Once housed in the Main Reading Room, Mullen Library's atlas collection recently moved to new atlas cases in the Reference Room on the library's first floor. The six cases hold a variety of titles, including specialized works like An Historical Atlas of Islam [DS 35.6 .R6 1962] and Rand McNally Commercial Atlas and Marketing Guide [G 1036 .R18]) and general tools like the Oxford World Atlas [G 1019 .O98 O8 1973]. Consult the Reference Atlas Case List, available in the Reference Room, to locate a particular title. Because not all titles will be shelved in the atlas cases, turn to the WRLC Libraries Catalog or visit the Information Desk for additional information.
Last summer, CUA transferred the ATLA Religion with ATLASerials database (a major bibliographic database containing full text-articles) from OCLC FirstSearch to EBSCO. Since then, Mullen Library's reference staff has received a number of calls from off-campus students and faculty reporting problems downloading full-text articles from this database.
When off-campus users search in ATLA and click on the link &34; Click here for electronic resource,&34; they may get this error message: &34;ATLA was unable to authorize your account. Authorization may not occur correctly for the browser Netscape 6.0 or for Internet Explorer 5.0 (Macintosh version). If you are using one of these browser versions, please try an alternate browser version. For further information on connecting to ATLAS or on recommended browsers, please contact your ATLAS provider directly.&34;
Initially, the message suggested the problem was the browser version that off-campus patrons were using. However, after consulting with the patrons, the electronic resources librarian found that their browser versions met requirements. After contacting the vendor and searching the vendor's website, the librarian determined that a potential cause of this problem is the software installed in the users' computers, such as Norton anti-virus software. Such software blocks referring URLs, which are the authentication methods that vendors and libraries use for off-campus users. If the users have such anti-virus software, they need to pass referrer information to specific Web pages in the software. Please read this page for instruction (http://support.epnet.com/knowledge_base/detail.php?faq=1535).
Another problem is that full-text articles may not be printed well in multiple pages if users are using Netscape 7.1; they can be printed well in Internet Explorer. If there are two links to full text for one article, use the link &34;Linked Full Text&34; to avoid this problem.
Check out the new Web site for the Engineering / Architecture Library! Lots of updates and improvements have been made. Lists of new books that the library has received will be updated regularly, and there are browsable lists of Engineering, Architecture and Math periodicals to which the library subscribes. To get a handle on your library research, take a look at the new online Research Guides for Architecture, Planning, and all five Engineering departments. The site also has information about library hours and policies, and ways to get help from library staff. Faculty can take a look to learn about arranging library instruction sessions for their classes, putting materials on reserve, and requesting books for the library to purchase. Whatever your information need, the new Web site is a great place to start!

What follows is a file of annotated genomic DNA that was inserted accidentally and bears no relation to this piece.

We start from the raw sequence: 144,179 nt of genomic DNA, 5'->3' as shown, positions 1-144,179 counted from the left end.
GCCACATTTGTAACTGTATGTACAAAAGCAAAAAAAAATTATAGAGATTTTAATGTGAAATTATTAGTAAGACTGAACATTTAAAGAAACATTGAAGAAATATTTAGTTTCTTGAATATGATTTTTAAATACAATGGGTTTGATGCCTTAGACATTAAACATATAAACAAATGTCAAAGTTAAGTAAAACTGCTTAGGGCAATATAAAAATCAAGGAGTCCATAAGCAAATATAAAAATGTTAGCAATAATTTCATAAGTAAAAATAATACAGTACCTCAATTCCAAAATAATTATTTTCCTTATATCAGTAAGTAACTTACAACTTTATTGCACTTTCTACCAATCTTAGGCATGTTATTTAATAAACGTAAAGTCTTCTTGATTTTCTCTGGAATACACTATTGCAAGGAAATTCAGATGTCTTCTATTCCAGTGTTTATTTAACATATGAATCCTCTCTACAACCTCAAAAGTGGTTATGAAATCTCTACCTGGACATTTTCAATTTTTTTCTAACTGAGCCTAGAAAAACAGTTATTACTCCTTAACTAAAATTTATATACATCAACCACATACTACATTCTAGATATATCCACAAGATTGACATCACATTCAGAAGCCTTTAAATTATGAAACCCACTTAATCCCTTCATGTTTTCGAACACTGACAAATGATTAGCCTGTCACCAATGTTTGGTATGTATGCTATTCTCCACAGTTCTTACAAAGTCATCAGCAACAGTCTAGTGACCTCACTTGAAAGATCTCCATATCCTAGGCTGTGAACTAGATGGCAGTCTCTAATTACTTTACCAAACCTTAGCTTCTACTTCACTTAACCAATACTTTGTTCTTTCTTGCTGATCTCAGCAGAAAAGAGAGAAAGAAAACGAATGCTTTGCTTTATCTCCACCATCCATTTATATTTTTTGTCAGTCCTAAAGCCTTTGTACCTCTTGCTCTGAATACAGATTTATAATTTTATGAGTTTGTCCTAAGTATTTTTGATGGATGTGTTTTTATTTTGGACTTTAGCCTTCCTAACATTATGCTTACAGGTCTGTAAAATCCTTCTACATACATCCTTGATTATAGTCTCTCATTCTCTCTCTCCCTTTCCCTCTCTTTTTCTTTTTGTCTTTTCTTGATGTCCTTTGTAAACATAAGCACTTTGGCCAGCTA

The end of the semester is fast approaching, and that means many students are scrambling to complete final papers and projects. The CUA Libraries' print and electronic collections will meet students' research needs, but it can be difficult for many to know where and how to start the research process.
For an overview of how to begin research and what types of resources to consult, check out this guide to General Strategy of Research at CUA. This resource will help students make the most of the libraries and their collections this semester and in semesters to come.
Contributors to the Spring 2005 edition of CUA Libraries Online
Dr. Monica J. Blanchard, Curator, Semitics/ICOR Collections; Kevin Gunn, Coordinator for Religious Studies and Humanities Services; Anne Marie Hules, Library and Information Science Librarian; Emilie Krut, Reference Librarian for Instructional Services; Tina O'Grady, Library Assistant/Graduate Library Pre-professional; Traci Perkins, Central Reserves Coordinator; W. John Shepherd, Associate Archivist, American Catholic History Research Center and University Archives; Matthew Tan, Access Services Librarian; Mary Agnes Thompson, Reference Librarian for Collection Services; Shanyun Zhang, Electronic Resources (MERIC) Librarian.
Content editor: Ashley McCall, Library Assistant/Graduate Library Pre-professional
Web editor: Jonathan Smith, Electronic Resources (MERIC) AssistantBack to top